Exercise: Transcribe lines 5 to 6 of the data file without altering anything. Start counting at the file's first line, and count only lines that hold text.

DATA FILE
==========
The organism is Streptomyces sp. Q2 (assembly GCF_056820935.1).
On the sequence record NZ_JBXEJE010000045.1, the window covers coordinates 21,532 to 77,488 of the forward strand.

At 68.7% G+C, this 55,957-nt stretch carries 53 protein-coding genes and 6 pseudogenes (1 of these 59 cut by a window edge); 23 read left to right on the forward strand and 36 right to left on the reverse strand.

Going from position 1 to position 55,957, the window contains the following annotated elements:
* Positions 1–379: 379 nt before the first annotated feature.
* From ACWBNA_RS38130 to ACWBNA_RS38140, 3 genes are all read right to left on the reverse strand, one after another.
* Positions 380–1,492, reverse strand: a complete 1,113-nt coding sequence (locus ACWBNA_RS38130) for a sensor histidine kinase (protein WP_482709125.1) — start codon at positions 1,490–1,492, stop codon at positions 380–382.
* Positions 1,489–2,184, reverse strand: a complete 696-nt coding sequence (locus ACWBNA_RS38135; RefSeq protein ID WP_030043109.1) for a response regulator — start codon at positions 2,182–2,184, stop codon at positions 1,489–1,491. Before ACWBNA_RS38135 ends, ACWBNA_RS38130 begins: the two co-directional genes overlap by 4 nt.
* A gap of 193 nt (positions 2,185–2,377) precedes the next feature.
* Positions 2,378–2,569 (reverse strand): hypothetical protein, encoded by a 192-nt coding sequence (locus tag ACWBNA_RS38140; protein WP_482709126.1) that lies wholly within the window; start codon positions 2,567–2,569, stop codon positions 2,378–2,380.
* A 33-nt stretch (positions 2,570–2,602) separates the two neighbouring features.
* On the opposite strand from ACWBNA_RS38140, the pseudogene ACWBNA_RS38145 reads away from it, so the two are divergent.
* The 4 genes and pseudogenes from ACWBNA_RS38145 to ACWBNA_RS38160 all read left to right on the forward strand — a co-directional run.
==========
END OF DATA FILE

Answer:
* Positions 1–379: 379 nt before the first annotated feature.
* From ACWBNA_RS38130 to ACWBNA_RS38140, 3 genes are all read right to left on the reverse strand, one after another.